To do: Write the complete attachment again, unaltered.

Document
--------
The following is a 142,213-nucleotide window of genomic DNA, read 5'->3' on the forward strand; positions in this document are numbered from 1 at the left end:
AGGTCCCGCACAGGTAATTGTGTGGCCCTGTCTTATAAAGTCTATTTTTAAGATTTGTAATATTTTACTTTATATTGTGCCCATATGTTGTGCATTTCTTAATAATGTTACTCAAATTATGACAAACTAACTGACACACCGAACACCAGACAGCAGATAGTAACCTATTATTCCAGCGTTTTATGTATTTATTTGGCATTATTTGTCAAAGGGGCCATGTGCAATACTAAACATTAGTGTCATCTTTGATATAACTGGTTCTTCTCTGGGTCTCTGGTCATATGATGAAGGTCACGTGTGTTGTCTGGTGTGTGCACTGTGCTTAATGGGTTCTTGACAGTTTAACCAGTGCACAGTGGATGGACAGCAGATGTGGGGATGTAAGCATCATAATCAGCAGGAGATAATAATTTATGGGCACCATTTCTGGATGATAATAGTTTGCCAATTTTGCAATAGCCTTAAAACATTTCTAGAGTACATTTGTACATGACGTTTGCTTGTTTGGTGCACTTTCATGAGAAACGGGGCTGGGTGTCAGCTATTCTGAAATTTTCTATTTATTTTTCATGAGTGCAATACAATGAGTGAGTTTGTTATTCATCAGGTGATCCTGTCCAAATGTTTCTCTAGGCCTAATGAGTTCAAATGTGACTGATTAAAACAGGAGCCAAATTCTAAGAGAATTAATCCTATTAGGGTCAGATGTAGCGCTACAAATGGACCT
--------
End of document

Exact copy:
The following is a 142,213-nucleotide window of genomic DNA, read 5'->3' on the forward strand; positions in this document are numbered from 1 at the left end:
AGGTCCCGCACAGGTAATTGTGTGGCCCTGTCTTATAAAGTCTATTTTTAAGATTTGTAATATTTTACTTTATATTGTGCCCATATGTTGTGCATTTCTTAATAATGTTACTCAAATTATGACAAACTAACTGACACACCGAACACCAGACAGCAGATAGTAACCTATTATTCCAGCGTTTTATGTATTTATTTGGCATTATTTGTCAAAGGGGCCATGTGCAATACTAAACATTAGTGTCATCTTTGATATAACTGGTTCTTCTCTGGGTCTCTGGTCATATGATGAAGGTCACGTGTGTTGTCTGGTGTGTGCACTGTGCTTAATGGGTTCTTGACAGTTTAACCAGTGCACAGTGGATGGACAGCAGATGTGGGGATGTAAGCATCATAATCAGCAGGAGATAATAATTTATGGGCACCATTTCTGGATGATAATAGTTTGCCAATTTTGCAATAGCCTTAAAACATTTCTAGAGTACATTTGTACATGACGTTTGCTTGTTTGGTGCACTTTCATGAGAAACGGGGCTGGGTGTCAGCTATTCTGAAATTTTCTATTTATTTTTCATGAGTGCAATACAATGAGTGAGTTTGTTATTCATCAGGTGATCCTGTCCAAATGTTTCTCTAGGCCTAATGAGTTCAAATGTGACTGATTAAAACAGGAGCCAAATTCTAAGAGAATTAATCCTATTAGGGTCAGATGTAGCGCTACAAATGGACCT